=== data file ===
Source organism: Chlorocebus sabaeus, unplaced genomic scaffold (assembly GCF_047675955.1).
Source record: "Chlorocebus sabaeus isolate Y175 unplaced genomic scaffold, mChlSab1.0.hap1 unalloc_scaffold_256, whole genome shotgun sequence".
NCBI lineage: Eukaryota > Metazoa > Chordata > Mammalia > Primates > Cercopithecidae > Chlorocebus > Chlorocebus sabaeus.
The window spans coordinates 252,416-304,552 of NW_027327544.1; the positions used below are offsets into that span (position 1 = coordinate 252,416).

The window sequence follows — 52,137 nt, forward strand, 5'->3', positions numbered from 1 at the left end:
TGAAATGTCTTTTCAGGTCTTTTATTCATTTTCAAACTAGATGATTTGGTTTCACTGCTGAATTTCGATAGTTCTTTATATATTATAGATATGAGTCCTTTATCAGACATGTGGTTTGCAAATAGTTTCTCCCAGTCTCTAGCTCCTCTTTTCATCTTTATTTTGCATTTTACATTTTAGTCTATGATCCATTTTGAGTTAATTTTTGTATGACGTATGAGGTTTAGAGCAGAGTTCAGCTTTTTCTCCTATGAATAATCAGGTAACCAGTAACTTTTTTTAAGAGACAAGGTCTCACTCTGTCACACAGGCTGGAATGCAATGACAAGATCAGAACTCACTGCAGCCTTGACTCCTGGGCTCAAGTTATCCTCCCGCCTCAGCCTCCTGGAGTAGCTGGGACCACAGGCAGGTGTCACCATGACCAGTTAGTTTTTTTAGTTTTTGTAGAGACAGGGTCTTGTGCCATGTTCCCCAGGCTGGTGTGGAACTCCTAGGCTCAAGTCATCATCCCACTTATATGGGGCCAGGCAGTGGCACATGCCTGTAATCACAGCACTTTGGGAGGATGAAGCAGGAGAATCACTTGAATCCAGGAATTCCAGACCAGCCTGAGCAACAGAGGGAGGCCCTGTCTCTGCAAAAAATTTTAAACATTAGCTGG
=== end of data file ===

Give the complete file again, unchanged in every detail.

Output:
Source organism: Chlorocebus sabaeus, unplaced genomic scaffold (assembly GCF_047675955.1).
Source record: "Chlorocebus sabaeus isolate Y175 unplaced genomic scaffold, mChlSab1.0.hap1 unalloc_scaffold_256, whole genome shotgun sequence".
NCBI lineage: Eukaryota > Metazoa > Chordata > Mammalia > Primates > Cercopithecidae > Chlorocebus > Chlorocebus sabaeus.
The window spans coordinates 252,416-304,552 of NW_027327544.1; the positions used below are offsets into that span (position 1 = coordinate 252,416).

The window sequence follows — 52,137 nt, forward strand, 5'->3', positions numbered from 1 at the left end:
TGAAATGTCTTTTCAGGTCTTTTATTCATTTTCAAACTAGATGATTTGGTTTCACTGCTGAATTTCGATAGTTCTTTATATATTATAGATATGAGTCCTTTATCAGACATGTGGTTTGCAAATAGTTTCTCCCAGTCTCTAGCTCCTCTTTTCATCTTTATTTTGCATTTTACATTTTAGTCTATGATCCATTTTGAGTTAATTTTTGTATGACGTATGAGGTTTAGAGCAGAGTTCAGCTTTTTCTCCTATGAATAATCAGGTAACCAGTAACTTTTTTTAAGAGACAAGGTCTCACTCTGTCACACAGGCTGGAATGCAATGACAAGATCAGAACTCACTGCAGCCTTGACTCCTGGGCTCAAGTTATCCTCCCGCCTCAGCCTCCTGGAGTAGCTGGGACCACAGGCAGGTGTCACCATGACCAGTTAGTTTTTTTAGTTTTTGTAGAGACAGGGTCTTGTGCCATGTTCCCCAGGCTGGTGTGGAACTCCTAGGCTCAAGTCATCATCCCACTTATATGGGGCCAGGCAGTGGCACATGCCTGTAATCACAGCACTTTGGGAGGATGAAGCAGGAGAATCACTTGAATCCAGGAATTCCAGACCAGCCTGAGCAACAGAGGGAGGCCCTGTCTCTGCAAAAAATTTTAAACATTAGCTGG